AlPac's innovative ecosystem forest management approach has won the company praise in Alberta.
By Tony Kryzanowski
It's simply a crystal sculpture with the words "Emerald Award" stencilled on it. But to the forest management staff at Alberta Pacific Forest Industries Inc. (AlPac) in northeastern Alberta, this award represents vindication and recognition for their work in preserving, protecting and enhancing the environment. About 10 years ago, AlPac's large pulp mill, located 125 kilometres northeast of Edmonton, endured what is considered the most detailed environmental impact assessment in Canadian history. The primary issue was the 60,000 square kilometre area of pristine boreal forest rights granted to the mill's owners and the impact logging and pulp manufacturing would have on this environment. The area is indeed massive-roughly the size of Newfoundland. At the time, environmental militancy was near its peak. Anyone suggesting that in 10 years time this pulp mill would be recognized for its environmental consciousness would have had his or her sanity questioned. Yet this past June, AlPac representatives were front and centre at the 8th Annual Emerald Awards ceremony, conducted by the Alberta Foundation for Environmental Excellence, beating out 20 other large business nominees to capture the award. "It's the culmination of all our ecosystem management and habitat protection," says AlPac director of forest management Ken Plourde. "We're not just meeting the requirements. We said we would do better, and we have." Fine words, but what has AlPac done to back up this statement and convince a board of independent adjudicators that it was deserving of an award recognizing superior environmental stewardship? The primary reason is that AlPac has discarded the fortress mentality that can be a common business practice within Canada's resource sector. In their quest to protect trade secrets and improve their bottom line, many Canadian resource businesses have barricaded themselves. Their preferred response to questions from an increasingly environmentally aware and skeptical public about plans for ecosystem management is to issue an occasional environmental assessment report drafted by a hired gun.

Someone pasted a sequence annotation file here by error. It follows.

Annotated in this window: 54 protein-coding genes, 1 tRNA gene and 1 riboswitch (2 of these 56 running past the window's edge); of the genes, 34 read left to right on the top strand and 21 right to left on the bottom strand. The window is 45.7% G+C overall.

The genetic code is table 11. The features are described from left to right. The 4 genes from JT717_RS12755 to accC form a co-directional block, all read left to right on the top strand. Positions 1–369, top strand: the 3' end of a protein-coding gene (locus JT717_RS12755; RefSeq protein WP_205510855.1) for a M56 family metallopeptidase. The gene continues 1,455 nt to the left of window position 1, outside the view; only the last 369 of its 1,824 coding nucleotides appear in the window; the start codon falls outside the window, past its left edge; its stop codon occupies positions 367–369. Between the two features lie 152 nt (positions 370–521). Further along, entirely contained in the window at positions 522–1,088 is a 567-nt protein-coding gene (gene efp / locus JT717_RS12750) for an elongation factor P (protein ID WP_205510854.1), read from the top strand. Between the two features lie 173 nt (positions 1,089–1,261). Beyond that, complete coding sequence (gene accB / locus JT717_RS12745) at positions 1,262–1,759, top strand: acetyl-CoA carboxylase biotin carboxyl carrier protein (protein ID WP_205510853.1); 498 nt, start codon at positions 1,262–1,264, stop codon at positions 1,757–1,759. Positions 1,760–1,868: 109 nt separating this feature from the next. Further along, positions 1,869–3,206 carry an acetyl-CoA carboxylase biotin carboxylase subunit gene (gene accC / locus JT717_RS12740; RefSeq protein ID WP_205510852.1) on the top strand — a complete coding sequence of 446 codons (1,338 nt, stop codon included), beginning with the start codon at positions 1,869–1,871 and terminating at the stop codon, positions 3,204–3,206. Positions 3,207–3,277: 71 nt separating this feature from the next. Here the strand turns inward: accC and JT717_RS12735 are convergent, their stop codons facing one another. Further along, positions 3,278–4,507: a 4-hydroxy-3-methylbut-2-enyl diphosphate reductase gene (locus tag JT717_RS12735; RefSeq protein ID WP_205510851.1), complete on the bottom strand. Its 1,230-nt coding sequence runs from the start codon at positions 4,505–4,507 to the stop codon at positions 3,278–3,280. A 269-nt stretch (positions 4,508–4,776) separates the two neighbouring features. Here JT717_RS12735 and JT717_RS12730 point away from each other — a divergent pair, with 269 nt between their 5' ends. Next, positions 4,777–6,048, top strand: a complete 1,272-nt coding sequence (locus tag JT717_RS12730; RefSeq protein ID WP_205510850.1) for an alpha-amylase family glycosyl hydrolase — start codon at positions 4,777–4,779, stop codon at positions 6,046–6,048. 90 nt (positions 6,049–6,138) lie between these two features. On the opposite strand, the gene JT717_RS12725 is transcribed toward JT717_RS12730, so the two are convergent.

AlPac took a different path, however, right from the time it first
started producing pulp from aspen in September 1993. Its approach has been proactive right
from the start by using independent scientific research when addressing environmentalists'
concerns. "We noticed that people don't trust industry and government," says
Plourde. "In our case, they (the public) said, as they do in many cases, that
industry and government made the deal in the backroom. So we said, 'what can we do to show
that we're doing what we said we would do?' We enlisted the academics. "People trust
scientists because they believe in what the scientists are doing, and they are not in our
pocketbook. We went to the academics and said 'Come and work with us. Make this a better
place." Many in the scientific community were understandably afraid of being
"tarred" with a pulp mill affiliation. For its part, AlPac promised that it
would not try to influence their research. The result has been a number of ongoing
academic studies concerning the natural evolution of the boreal forest and the creation of
the National Centre for Forestry Excellence in Edmonton.
The company's ecosystem management approach has a few obvious differences to the approach taken by most other Canadian sawmills and pulp mills. First off, the company has discarded clearcut logging, and has been a leading proponent of approximating and anticipating nature when drafting its harvesting plans. As the Canadian boreal forest is a fire origin forest, the prospect of having a 60,000 square kilometre area at their disposal has attracted plenty of scientific researchers. Secondly, AlPac has taken the "coarse filter" approach to ecosystem management, choosing not to focus on specific habitat and species, except in the case of endangered species and neotropical migratory birds. The coarse filter approach assumes that indigenous plants and animals have already adapted to the environmental ebb and flow of the fireoriginated forest. Therefore, if AlPac can maintain the whole habitat by approximating nature, then all species should remain intact and viable. On paper, the company's Forest Management Area (FMA) is huge. However, only about 48 per cent of the land base consists of merchantable wood, and AlPac is harvesting only one per cent of that wood annually. Plourde agrees that part of the problem in convincing the public of the company's dedication to protecting and preserving the environment is that forestry does not happen in downtown Calgary or Edmonton. At the time of the environmental impact assessment review 10 years ago, he says, "a lot of well meaning people who were writing letters were coming out of Calgary.